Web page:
6 Passengers All eVTOL aircraft that carry six passengers Bell Air Taxi Carter Aviation Air Taxi Pipistrel (unnamed) Transcend Air Vy 400 XTI Aircraft TriFan 600 View all pages with the tag “6 Passengers”
Initial Design All eVTOL aircraft that are still mock-ups aeroG Aviation aG-4 AeroMobil 5.0 Aeroxo ERA Aviabike AirisOne AirspaceX MOBi Assen A1 Aston Martin Volante AutoFlightX BAT600 Autonomous Flight Y6S Avianovations Hepard Axix SkyRider SuvA Bell Air Taxi Carter Aviation Air Taxi Dekatone (unnamed) Digi Robotics DroFire Digi Robotics Droxi Embraer DreamMaker EVA X01 Flexcraft Georgia TechHummingBuzz Hi-Lite Lynx-us HoverSurf Drone Taxi R-1 HoverSurf Scorpion Jetpack Aviation (unnamed) Joby Aviation S2 (defunct) Karem Butterfly KARI PAV Kármán XK-1 Leap Vantage Napoleon Aero VTOL NASA Puffin Neoptera eOpter Neva Aerospace AirQuadOne PAV-UL Ultralight PAV-X Penn State University Blue Sparrow Piasecki eVTOL Pipistrel (unnamed) Pop.Up Next Rolls-Royce EVTOL Sabrewing Draco-2 Scoop Pegasus 1 Sikorsky VERT Silverwing S1 Skypod Aerospace Skypod Supervolant Pegasus Terrafugia TF-2 Lift + Push Terrafugia TF-2 Tiltrotor Terrafugia TF-X teTra 3 Texas A&M University Harmony University of Kansas Mamba Vickers WAVE eVTOL VRCO NeoXCraft Vision VTOL VTOL Aviation Abhiyaan XTI Aircraft Trifan 600 Zenith Altitude EOPA View all pages with the tag “Initial Design”
Vectored Thrust An eVTOL aircraft that uses any of its thrusters for lift and cruise A³ Vahana aeroG Aviation aG-4 AgustaWestland Project Zero AirisOne AirspaceX MOBi Aston Martin Volante Aurora Flight Sciences LightningStrike (defunct) Autonomous Flight Y6S Bartini Flying Car Bell Air Taxi Carter Aviation CarterCopter DeLorean Aerospace DR-7 Digi Robotics DroFire Digi Robotics Droxi Dufour aEro2 EVA X01 HopFlyt Venturi JAXA Hornisse 2B Jetoptera J2000 Joby Aviation Lotus (defunct) Joby Aviation S2 (defunct) Joby Aviation S4 Karem Butterfly KARI PAV Lilium Jet Moller Skycar M200 Moller Skycar M400 Neoptera eOpter Opener BlackFly Piasecki eVTOL Pipistrel (unnamed) PteroDynamics Transwing Rolls-Royce EVTOL Sabrewing Draco-2 Sikorsky VERT SKYLYS Aircraft AO Starling Jet Supervolant Pegasus Terrafugia TF-2 Tiltrotor Terrafugia TF-X Transcend Air Vy 400 VerdeGo Aero PAT200 Vertical Aerospace (unmanned) Vertiia Vickers WAVE eVTOL Vimana (unnamed) Vision VTOL VTOL Aviation Abhiyaan XTI Aircraft Trifan 600 Zenith Altitude EOPA Not what you’re looking for? Check out our listing of all eVTOL aircraft!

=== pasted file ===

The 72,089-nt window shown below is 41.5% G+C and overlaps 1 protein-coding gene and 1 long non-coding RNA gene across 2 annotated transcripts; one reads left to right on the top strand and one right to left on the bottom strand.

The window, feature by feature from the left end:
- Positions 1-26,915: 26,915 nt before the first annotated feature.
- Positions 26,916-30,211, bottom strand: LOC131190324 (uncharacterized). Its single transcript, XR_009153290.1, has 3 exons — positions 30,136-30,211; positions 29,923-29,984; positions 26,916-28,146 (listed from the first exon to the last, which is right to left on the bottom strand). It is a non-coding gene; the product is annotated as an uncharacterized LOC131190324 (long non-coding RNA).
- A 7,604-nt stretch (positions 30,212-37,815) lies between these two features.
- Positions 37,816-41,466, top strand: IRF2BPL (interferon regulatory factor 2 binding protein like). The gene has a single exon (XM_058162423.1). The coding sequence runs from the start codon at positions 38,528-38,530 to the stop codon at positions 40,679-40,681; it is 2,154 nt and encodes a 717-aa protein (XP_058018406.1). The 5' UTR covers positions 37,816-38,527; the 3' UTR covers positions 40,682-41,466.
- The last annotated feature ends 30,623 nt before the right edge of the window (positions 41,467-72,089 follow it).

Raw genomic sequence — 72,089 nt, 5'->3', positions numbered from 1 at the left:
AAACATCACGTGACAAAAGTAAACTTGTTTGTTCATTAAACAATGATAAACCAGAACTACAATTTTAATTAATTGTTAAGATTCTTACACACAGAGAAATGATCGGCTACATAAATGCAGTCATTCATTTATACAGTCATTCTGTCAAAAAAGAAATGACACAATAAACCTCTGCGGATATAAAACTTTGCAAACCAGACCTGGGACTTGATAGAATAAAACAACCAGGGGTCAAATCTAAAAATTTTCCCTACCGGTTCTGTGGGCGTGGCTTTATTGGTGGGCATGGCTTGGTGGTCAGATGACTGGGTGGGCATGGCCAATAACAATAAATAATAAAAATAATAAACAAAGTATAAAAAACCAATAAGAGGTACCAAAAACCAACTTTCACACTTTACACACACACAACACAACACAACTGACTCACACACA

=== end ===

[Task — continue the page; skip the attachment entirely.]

Is 2020 Really Possible? Sidebars to From the Ground Up: Uber Elevate in 2020 Uber said that by the time flight demonstration programs begin in 2020, they will have to validate that they have mitigated the three biggest risks: efficient flights (airspace acceptance), noise (community acceptance) and safety (passenger acceptance). Note that Uber is not funding the development of the aircraft, but is helping to facilitate connections between investors and developers. Once the companies prove their products can operate within the Elevate network and meet the performance and economic requirements, Uber said it would be ready to put its money down and guarantee production volumes and revenues to justify the certification expense. To make the Uber Elevate vision a reality, the flight demonstrations to begin in 2020 will require: Demonstrator aircraft: More than two dozen organizations are currently researching electric and hybrid-electric eVTOL concepts. At least six are currently conducting full-scale flight tests, while several others are completing their aircraft or flying subscale models. Vertiport infrastructure: Uber is working with charging companies like ChargePoint, as well as Hillwood Properties, one of the largest private real estate developers and investors in the US, to establish vertiports at company-owned sites to conduct the tests with distributed nodes around Dallas-Ft. Worth. Similar efforts are underway for Dubai. Airspace: A key aspect of the Elevate ecosystem is the ability to seamlessly operate in Class B airspace. With high-speed, very quiet aircraft, Uber believes eVTOL aircraft will be able to operate in well-defined corridors linking the vertiports, and avoid the airspace restrictions imposed on ad hoc helicopter operations today. Regulations / Certification: The FAA is considering fixed-wing aircraft that take off vertically to be governed under Part 23 as small aircraft. Uber said it hopes that the new eVTOL aircraft can be certified by 2023, but that it has other ways to test the Elevate network before then. In August 2017, the FAA introduced fundamental changes to Part 23 light aircraft certification rules that are designed to facilitate innovation and reduce certification costs. And EASA recently introduced “proportionality” for light aircraft, where manufacturers are allowed to build up to 10 aircraft prior to certification. The FAA is also considering this approach. Pilots or Autonomy: Uber said it plans to fly piloted aircraft for the first five years or so to guarantee safety and develop a database of safe operations in wide-ranging conditions. For this, Uber may need tens of thousands of pilots. The company is working with groups to hire pilots with prior military aviation experience. eVTOL Companies The following electric VTOL aircraft are known to be under development. These include aircraft for a wide range of missions, not just applicable for Uber’s Elevate mission. Winged (updated Aug. 19, 2017) A³ Vahana AirspaceX MOBi Aurora Flight Sciences eVTOL Aurora Flight Sciences LightningStrike Bell Helicopter (unnamed) Carter Aviation/Mooney CarterCopter DeLorean Aerospace DR-7 Flexcraft (unnamed) HopFlyt (unnamed) HoverSurf Drone Taxi R-1 JAXA Hornisse 2B Joby Aviation S4 Lilium Jet Pipistrel (unnamed) Terrafugia TF-X XTI Aircraft Trifan 600 Zee Aero Z-P1 Wingless (updated Aug. 19, 2017) Airbus Helicopters CityAirbus Bartini …